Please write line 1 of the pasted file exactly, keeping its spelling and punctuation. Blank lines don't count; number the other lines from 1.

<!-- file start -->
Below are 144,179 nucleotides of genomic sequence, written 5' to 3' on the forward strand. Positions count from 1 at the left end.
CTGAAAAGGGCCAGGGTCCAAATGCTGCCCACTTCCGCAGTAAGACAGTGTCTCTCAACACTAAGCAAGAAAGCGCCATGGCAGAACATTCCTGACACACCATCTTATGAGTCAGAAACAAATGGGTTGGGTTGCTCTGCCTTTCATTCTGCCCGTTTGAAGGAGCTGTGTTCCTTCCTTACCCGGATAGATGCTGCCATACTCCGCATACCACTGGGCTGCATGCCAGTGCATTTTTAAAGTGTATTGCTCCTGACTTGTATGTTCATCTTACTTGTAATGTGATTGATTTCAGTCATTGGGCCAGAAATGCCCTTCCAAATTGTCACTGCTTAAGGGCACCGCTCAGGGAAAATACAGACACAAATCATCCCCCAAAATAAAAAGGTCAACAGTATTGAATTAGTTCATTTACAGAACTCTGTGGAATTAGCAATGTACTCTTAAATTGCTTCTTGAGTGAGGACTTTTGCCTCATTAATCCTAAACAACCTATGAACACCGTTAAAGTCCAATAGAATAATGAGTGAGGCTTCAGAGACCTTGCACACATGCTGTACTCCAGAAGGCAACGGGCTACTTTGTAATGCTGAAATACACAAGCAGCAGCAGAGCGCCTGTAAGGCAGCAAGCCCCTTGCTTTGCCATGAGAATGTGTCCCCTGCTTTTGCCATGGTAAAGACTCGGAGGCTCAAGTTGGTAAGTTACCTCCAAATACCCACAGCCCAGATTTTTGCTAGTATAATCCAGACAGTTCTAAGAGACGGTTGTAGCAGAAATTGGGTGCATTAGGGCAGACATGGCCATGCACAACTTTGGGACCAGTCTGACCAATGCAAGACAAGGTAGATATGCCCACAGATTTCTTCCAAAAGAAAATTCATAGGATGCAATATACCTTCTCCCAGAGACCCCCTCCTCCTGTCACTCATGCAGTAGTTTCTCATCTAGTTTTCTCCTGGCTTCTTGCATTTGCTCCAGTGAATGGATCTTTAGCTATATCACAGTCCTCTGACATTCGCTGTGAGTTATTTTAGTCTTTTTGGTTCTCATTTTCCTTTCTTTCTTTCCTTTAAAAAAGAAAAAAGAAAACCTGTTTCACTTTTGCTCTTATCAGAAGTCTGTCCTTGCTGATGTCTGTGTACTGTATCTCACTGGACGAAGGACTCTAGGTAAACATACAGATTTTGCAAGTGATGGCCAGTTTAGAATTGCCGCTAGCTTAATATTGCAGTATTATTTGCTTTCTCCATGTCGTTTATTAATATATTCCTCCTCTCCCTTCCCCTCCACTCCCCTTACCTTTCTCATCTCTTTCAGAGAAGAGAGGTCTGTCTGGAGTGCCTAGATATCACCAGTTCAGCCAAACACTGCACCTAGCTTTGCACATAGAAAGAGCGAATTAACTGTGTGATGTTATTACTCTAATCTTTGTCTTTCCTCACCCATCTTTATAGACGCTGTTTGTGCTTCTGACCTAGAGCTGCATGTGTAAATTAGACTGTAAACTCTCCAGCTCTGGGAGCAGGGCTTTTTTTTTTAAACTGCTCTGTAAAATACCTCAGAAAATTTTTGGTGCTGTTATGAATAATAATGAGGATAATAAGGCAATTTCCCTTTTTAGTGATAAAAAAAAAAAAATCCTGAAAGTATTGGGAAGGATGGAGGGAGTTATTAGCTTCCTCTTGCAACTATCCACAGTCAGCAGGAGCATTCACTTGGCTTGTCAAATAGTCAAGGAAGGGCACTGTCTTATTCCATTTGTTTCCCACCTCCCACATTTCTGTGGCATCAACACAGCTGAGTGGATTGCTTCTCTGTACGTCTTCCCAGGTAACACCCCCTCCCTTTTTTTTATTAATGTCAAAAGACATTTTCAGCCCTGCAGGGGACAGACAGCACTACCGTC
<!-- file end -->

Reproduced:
Below are 144,179 nucleotides of genomic sequence, written 5' to 3' on the forward strand. Positions count from 1 at the left end.